Andrew Lawler in Science:
The medieval Silk Road brought a wealth of goods, spices, and new ideas from China and Central Asia to Europe. In 1346, the trade also likely carried the deadly bubonic plague that killed as many as half of all Europeans within 7 years, in what is known as the Black Death. Later outbreaks in Europe were thought to have arrived from the east via a similar route. Now, scientists have evidence that a virulent strain of the Black Death bacterium lurked for centuries in Europe while also working its way back to Asia, with terrifying consequences.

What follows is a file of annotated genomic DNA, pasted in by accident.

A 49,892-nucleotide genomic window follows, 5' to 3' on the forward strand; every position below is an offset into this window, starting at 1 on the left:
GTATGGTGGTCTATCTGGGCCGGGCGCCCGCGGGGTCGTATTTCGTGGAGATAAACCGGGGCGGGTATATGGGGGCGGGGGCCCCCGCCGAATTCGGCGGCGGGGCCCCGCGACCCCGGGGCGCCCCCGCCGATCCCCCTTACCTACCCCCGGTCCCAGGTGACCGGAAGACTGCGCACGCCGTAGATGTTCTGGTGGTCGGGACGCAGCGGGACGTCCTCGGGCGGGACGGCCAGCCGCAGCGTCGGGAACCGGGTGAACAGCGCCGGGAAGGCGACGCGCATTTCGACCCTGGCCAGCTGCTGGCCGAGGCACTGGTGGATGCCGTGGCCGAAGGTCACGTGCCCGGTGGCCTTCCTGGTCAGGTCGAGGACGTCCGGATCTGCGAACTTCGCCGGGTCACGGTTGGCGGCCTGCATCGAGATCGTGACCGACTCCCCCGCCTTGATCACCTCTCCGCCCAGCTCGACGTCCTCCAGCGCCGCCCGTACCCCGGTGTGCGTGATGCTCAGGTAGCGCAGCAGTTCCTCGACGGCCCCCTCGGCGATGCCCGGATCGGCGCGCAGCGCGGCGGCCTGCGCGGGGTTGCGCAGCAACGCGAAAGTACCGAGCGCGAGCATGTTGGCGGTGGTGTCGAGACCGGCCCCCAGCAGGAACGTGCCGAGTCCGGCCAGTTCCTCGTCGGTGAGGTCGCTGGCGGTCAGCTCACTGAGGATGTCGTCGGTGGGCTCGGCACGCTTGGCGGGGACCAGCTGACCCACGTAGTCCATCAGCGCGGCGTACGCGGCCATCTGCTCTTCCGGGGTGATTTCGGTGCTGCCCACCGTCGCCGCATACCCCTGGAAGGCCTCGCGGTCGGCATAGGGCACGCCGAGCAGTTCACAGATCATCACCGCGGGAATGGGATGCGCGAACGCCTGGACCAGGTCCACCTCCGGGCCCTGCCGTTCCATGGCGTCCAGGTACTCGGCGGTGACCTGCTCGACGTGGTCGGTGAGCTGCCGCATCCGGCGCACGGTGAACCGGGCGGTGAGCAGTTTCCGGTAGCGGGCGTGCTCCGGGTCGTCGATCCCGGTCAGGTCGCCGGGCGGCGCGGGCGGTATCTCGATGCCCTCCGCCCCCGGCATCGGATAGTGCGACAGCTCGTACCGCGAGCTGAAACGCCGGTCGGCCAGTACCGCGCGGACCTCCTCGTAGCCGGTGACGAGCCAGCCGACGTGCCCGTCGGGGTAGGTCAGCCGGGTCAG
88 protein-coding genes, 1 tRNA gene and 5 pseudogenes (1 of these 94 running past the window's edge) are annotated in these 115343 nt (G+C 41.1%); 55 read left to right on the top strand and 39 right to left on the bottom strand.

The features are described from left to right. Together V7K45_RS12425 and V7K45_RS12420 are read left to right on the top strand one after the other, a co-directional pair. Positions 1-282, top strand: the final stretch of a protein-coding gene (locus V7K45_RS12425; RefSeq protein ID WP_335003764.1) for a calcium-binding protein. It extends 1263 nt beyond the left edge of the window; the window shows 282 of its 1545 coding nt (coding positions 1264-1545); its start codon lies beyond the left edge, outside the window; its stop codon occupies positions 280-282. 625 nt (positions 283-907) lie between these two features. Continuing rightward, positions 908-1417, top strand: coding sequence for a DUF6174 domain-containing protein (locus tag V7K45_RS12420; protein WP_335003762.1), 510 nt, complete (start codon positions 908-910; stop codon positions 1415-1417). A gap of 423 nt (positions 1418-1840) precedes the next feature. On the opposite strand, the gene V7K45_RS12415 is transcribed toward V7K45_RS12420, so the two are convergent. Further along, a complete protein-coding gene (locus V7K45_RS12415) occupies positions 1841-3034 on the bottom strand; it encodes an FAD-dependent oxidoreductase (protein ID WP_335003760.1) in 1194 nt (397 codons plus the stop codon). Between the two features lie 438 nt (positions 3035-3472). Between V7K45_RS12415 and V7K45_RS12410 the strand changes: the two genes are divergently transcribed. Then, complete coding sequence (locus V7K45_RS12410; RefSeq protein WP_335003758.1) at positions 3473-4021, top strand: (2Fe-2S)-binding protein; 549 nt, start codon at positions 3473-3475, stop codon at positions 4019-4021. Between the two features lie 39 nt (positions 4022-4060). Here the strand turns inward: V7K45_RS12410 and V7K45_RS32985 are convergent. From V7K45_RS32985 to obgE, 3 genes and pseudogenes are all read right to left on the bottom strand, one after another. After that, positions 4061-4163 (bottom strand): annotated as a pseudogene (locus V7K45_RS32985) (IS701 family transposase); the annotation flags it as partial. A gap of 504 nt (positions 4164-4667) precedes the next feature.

At the Society for American Archaeology meetings earlier this month in Orlando, Florida, researchers reported analyzing the remains of medieval victims in London; Barcelona, Spain; and Bolgar, a city along the Volga River in Russia. They determined that the victims all died of a highly similar strain of Yersinia pestis, the plague bacterium, which mutated in Europe and then traveled eastward in the decade following the Black Death. The findings “are like pearls on a chain” that begins in western Europe, said Johannes Krause at the Max Planck Institute for the Science of Human History in Jena, Germany, an author of a soon-to-be-published study. (The lead author is Maria Spyrou, also at Jena.) That chain may have stretched far beyond Russia. Krause argues that a descendant of the 14th century plague bacterium was the source of most of the world’s major outbreaks, including those that raged across East Asia in the 19th and 20th centuries and one afflicting Madagascar today.